DETROIT — David Ortiz faced both Phil Coke and Joba Chamberlain with two runners on in the late innings of Sunday night’s thriller between the Detroit Tigers and Boston Red Sox.
"Big Papi" beat one of them with a three-run homer for a 5-3 Boston win to keep Detroit from sweeping the six-game season series.
And while Coke was the more likely victim, based on recent outings, he also had an outstanding history of success going against Ortiz.
Chamberlain had blanked opponents in 18 of his last 19 appearances and some were saying that he could replace Joe Nathan as the closer. But it was Chamberlain who watched the ninth-inning moon shot sail off the bat of Ortiz.
"David knows me and I know him," said Chamberlain. "He will go down as probably the greatest DH of all-time…He can end the game with one swing.
"My pitch stayed up. If I execute a slider there, it’s a different story."
Instead, it added to the sad story that the ninth inning has become for these Tigers, who are still in first place despite allowing 46 runs in ninth innings. That is 11 more than they’ve allowed in any other inning. Some of those are tack-on runs, but much of that scoring has broken the hearts of Detroit fans.
Nathan, who had the game off after throwing 44 pitches the previous two nights, has four blown saves while completing 13 saves to account for most of that carnage.
"You certainly don’t want to be giving up runs like that in the ninth inning," said Tigers manager Brad Ausmus. "I’m not overly concerned about it, but it’s got to stop at some point. I do think Joe’s going to get his groove back, so to speak, and be fine. Once Joe returns to form, then I think those numbers will come back to earth."
Nathan has allowed all 18 of his runs in ninth innings for a 7.04 ERA, and Coke has allowed eight runs in ninth innings.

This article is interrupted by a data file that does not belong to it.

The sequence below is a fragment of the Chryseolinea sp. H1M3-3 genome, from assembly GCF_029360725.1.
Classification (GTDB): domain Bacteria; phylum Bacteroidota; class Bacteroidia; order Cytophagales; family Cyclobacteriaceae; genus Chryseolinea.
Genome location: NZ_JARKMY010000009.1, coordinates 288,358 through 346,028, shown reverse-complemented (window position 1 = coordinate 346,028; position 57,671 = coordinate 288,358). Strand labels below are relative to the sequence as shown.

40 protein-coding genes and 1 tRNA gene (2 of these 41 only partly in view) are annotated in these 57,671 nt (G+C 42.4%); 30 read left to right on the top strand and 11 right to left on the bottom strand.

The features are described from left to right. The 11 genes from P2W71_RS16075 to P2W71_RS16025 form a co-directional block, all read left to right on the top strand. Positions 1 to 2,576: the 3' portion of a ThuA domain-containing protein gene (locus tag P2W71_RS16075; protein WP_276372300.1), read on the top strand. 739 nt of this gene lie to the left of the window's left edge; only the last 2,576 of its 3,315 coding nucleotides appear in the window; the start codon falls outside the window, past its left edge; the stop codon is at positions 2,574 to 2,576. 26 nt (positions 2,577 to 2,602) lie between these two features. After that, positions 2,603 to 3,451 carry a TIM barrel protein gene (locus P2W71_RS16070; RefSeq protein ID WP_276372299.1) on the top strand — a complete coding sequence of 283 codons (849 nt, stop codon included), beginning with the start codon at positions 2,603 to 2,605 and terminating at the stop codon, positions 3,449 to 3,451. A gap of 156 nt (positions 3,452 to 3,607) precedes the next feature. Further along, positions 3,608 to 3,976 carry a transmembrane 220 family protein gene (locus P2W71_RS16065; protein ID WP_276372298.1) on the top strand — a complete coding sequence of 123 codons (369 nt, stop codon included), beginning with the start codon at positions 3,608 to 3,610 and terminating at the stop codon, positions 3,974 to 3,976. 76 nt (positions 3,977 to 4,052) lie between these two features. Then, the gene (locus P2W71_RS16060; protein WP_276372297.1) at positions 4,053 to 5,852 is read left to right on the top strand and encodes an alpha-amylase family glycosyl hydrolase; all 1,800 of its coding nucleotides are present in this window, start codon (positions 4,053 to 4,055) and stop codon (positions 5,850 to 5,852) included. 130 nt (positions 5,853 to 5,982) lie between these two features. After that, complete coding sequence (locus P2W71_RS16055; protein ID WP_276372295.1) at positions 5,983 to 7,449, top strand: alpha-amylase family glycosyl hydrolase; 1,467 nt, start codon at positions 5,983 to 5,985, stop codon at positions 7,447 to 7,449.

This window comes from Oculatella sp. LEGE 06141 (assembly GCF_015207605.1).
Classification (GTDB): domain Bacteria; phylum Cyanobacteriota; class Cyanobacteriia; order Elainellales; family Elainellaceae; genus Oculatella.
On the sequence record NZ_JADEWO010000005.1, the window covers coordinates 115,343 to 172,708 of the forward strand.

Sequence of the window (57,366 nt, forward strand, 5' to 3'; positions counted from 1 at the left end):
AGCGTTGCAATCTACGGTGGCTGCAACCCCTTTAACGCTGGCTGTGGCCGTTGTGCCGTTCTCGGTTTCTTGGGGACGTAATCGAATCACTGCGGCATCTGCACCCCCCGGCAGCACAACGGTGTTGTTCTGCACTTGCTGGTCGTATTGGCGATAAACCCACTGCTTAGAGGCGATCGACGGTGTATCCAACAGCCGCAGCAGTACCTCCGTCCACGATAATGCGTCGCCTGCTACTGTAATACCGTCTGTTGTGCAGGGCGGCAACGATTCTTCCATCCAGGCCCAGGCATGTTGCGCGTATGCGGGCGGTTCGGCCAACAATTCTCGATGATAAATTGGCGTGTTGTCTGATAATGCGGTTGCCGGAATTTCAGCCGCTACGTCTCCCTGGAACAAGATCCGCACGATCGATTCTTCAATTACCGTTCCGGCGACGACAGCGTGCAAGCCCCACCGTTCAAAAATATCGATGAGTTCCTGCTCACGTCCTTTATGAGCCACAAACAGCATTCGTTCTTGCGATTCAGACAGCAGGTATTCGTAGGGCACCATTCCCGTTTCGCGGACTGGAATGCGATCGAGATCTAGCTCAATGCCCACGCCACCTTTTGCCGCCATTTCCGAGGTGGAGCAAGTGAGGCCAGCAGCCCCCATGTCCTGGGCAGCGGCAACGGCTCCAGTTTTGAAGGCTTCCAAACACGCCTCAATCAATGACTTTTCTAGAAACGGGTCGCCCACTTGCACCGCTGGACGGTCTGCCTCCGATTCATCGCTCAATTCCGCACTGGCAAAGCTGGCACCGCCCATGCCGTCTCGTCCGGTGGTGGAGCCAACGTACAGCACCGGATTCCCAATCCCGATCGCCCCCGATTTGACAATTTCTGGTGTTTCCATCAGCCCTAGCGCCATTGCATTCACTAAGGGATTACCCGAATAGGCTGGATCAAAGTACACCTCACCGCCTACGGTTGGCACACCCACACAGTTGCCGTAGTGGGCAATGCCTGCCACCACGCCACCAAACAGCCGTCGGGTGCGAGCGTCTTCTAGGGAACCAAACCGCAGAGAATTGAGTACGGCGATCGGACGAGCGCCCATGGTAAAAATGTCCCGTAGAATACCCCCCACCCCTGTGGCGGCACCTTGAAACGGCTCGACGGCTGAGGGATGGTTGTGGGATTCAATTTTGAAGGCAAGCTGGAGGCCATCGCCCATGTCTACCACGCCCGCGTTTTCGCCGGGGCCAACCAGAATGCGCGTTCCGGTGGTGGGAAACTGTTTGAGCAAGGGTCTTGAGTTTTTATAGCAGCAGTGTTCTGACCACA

Coke entered in the seventh inning in this game with a 6.41 ERA and a .321 opponent batting average. And so when he sprinted in from the bullpen like a man with his hair on fire, many of the fans at Comerica Park booed.
The only debate about Coke has been about when it’s safe enough to use him. Is it with a lead or deficit of six, five or four runs?
But now he was coming into a 2-2 game in the seventh inning with runners on the corners and two outs. Waiting in the on-deck circle was Ortiz, who becomes quite human when Coke faces him. In fact, Ortiz would be in the minors if he hit everybody like he does Coke. His batting average against him after flying out to end the seventh is .095.
Coke has faced Ortiz more than any other batter during his career. Ortiz is 2-for-21 with one double, five RBIs, one walk and four strikeouts in their encounters.
"I don’t think about that," Coke said of his success in the matchup. "At any moment, it can turn on a dime. But I’m thankful for what I’ve done and continue to do."
Coke nearly had that "turn on a dime" moment, missing the strike zone with his first three pitches. But then he got Ortiz to foul one back before getting him to swing and miss. The fans stood, cheering wildly. Papi slapped his hands like he does, awaiting the full-count pitch.
He drove the pitch 390 feet, but that’s 30 feet from the wall in center field. Austin Jackson caught it with ease.
"It’s what makes the game fun — going against the greatest clutch hitter of all time, mano a mano," Coke said.
Coke would live dangerously in the eighth inning, giving up a rocket single to Mike Napoli that third baseman Nick Castellanos blocked in self-defense. Coke got a couple ground-outs after Napoli surprisingly stole second, but hit pinch-hitter Jonathan Herrera after nearly missing him entirely from behind for what could’ve been a run-scoring wild pitch.
But Coke struck out Jackie Bradley Jr., exiting the mound in triumph.
"It felt really good," said Coke. "It was a long time coming."
Chamberlain, a real pro, was happy for Coke.
"We’re going to need him," said Chamberlain. "He’s going to get on a roll."
Any optimism that can be gained after a disappointing loss is something, right?